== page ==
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10/8 Catcher positioning

Apr 28, 2019
Did anybody catch the Rays/Astros game last night? Early in game 3rd inning I believe and really set the tone for rest of game. Everything seemingly going Rays way.
Perfect example of how to set-up for a play at the plate. Stand out in front of the plate, receive the ball and slide off to the 3rd base side blocking the plate and forcing the runner to take an outside approach, and then swipe tag for the out. No complaints of obs, no argument from coaches, players just kudo’s from announcers and people that appreciate things done right.
Now some will say you can set-up anywhere you want but why risk an obstruction call?
This was just a perfect illustration of positioning I mentioned on an earlier Obs post. Applies to all catchers softball and baseball.
Keep yourself safe and make the play.
Sep 29, 2014
Nice play....although if he doesn take the turn a mile wide and slide directly to the plate...might have just made it ;)
Apr 16, 2013
Ok, it's funny that this play was brought up here. I rarely watch baseball anymore, mainly because I'm internet only (with my bedroom having antenna reachable local tv) TV with sling/amazon/netflix being our only "programming". That means they block all games, so I just don't bother with baseball anymore. BUT, I was out eating with my wife's visiting family, RABID St Louis fans, and saw that very play on the TV.

First, here's my understanding of the "blocking rule" that's made its way to MLB and down to softball. ONCE you have the ball, you can block the path to the base. It seemed to me that the damn spectacular throw was on mark and the catch had all but the backside of the plate blocked, leaving a "path" for Altuve. Did that count? I, too, thought that had he slid directly into the plate he probably would have beaten the sweeping tag, while taking out the legs of the catcher. His WIDE sweeping "hook slide" made it possible for the swinging tag to make contact. 20/20 and all that.

That being said, how would this have played out in a softball game? My DD is a catcher and in the past, or hell sometimes now due to habbit, would straddle the plate allowing a slide path between her legs; but once caught the ball, would bring it down and block all paths to the plate. If you want to drop your shoulder and plow in... good luck and prepare to feel what it's like to plow into a brick wall. However, I don't FULLY understand how the rules work. Now she's trying to learn the front of the plate then sweep the tag method. That very play helped to cost a play at the plate this past weekend. Our #1 catcher was well ahead of the runner, got the ball, swept for the tag but was way ahead, sweeping right in front of her while the player slid in behind the tag. My DD's method would have stopped the runner dead in her tracks.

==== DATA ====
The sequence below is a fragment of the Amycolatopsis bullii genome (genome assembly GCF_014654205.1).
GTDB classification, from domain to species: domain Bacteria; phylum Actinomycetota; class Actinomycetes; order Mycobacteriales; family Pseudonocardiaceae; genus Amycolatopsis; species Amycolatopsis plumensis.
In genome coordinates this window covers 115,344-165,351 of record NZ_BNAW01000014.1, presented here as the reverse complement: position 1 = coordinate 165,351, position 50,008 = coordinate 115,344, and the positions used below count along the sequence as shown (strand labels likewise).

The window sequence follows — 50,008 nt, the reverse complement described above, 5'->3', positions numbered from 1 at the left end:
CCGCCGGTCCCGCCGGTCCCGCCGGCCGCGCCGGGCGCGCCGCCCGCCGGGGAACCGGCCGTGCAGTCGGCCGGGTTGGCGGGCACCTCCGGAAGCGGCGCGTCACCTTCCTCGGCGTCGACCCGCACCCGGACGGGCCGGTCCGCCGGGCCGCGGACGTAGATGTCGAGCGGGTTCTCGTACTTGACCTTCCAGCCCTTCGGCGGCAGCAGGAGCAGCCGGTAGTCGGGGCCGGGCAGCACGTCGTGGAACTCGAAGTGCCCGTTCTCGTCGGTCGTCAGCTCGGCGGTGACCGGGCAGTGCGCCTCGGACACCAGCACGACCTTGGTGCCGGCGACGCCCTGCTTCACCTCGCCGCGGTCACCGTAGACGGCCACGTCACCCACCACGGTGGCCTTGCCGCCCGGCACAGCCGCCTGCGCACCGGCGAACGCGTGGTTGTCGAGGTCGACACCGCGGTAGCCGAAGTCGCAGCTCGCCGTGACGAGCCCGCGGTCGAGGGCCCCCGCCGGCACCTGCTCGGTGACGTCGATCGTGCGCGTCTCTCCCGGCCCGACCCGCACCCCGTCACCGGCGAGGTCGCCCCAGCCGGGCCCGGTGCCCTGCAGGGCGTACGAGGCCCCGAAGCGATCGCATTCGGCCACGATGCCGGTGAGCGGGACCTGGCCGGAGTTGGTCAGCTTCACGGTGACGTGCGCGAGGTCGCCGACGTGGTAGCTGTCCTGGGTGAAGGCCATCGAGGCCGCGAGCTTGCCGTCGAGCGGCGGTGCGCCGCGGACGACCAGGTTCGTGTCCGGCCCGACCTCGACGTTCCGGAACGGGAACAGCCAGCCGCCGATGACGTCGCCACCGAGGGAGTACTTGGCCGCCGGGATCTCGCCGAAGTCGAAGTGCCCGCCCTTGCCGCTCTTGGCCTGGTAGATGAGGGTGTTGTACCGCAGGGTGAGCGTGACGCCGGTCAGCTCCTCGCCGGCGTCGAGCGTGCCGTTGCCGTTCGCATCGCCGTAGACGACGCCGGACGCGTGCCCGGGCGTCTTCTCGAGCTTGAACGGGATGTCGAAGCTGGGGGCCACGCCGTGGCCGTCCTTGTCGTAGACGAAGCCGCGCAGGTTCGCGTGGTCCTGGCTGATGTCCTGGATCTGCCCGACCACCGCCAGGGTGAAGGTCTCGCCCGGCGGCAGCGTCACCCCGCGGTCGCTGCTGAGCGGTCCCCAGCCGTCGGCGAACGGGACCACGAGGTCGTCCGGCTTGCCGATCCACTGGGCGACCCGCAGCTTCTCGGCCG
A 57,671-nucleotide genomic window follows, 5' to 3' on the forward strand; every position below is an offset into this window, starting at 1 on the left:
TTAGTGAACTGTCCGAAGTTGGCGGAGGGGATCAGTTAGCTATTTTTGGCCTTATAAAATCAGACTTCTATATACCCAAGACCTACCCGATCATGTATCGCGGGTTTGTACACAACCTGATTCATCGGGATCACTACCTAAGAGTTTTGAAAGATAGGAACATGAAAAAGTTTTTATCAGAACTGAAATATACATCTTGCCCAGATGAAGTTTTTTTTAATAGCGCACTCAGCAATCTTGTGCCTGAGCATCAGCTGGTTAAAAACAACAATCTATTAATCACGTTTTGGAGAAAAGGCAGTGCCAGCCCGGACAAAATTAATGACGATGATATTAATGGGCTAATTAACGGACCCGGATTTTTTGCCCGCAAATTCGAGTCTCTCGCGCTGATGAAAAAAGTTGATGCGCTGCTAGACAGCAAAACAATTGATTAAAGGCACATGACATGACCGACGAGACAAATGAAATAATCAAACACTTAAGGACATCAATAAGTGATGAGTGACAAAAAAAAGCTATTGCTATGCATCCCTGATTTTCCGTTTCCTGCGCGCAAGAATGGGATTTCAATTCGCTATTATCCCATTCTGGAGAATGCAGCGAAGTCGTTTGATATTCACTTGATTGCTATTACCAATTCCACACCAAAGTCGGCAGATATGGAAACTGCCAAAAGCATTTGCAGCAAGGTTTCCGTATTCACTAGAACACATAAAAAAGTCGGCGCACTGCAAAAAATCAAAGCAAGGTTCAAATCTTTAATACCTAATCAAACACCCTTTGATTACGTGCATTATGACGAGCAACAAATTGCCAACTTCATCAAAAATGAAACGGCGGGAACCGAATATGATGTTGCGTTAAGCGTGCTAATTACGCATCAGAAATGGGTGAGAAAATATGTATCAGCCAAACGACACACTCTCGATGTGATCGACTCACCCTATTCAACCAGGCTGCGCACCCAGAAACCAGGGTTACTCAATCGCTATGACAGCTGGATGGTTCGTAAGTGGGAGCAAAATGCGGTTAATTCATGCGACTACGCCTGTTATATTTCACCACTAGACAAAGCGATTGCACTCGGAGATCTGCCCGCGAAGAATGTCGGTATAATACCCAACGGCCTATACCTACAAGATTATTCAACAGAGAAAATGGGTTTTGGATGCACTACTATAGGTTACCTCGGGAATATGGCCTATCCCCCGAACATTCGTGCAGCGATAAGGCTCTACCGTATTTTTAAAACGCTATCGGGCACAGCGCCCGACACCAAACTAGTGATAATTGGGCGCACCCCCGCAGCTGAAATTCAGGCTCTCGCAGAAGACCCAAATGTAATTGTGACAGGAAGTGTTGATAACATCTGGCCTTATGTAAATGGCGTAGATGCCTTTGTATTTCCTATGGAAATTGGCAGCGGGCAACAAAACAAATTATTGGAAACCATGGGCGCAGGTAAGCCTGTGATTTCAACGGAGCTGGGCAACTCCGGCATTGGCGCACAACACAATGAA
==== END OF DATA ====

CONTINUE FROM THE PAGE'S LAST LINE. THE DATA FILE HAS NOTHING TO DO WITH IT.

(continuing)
Would a play like this be up for interpretation? The catcher's knees were basically blocking 90% of the plate, but his upper body wasn't.

This should be a good discussion. :)
May 7, 2015
To me, there are a number of different techniques depending on the age and how advanced your catcher is. In todays game, I don't ever recommend to my daughter to straddle the plate after the catch and drop down to block the entire plate. She did that once as a first year 12 one month into the division (she didn't drop to her knees, instead she positioned herself in a linemans squat to place the tag). Ho-Lee-Crap... A 14u play down, it was fall and the girl should've played 16u, annihilated my daughter at the plate with a head first shoulder tackle right to the chest. She held on to the ball but I've never been closer to an actual physical confrontation between managers. Dirty play.

Since then, I always practice making sure to give the runner a lane. One thing I always reiterate, keep the throwing hand out of the glove on the tag (risk of getting cleated if the tag is placed on the left side of the catchers body). My daughter was once taught by an accomplished catcher to give a lane and upon receipt of the ball, slide over and cover the entirety of the bag with a dropped knee with left foot toes forward towards the runner. Then sweep the glove to finally rest in the nook created by the foot / shin guard. The forward toes allow the knee to bend inwards upon contact with the runner and the shin guards prevent getting cleated. The nook provides support for the glove and ball. We never adopted that technique as she was too young at the time, but it makes sense.

Now what we work on is to be soft with the tag and go with the runner. Like you said, you don't want to sweep past the runner, more put it out there and be soft with it. Each play will be different and the catcher needs to appreciate this.

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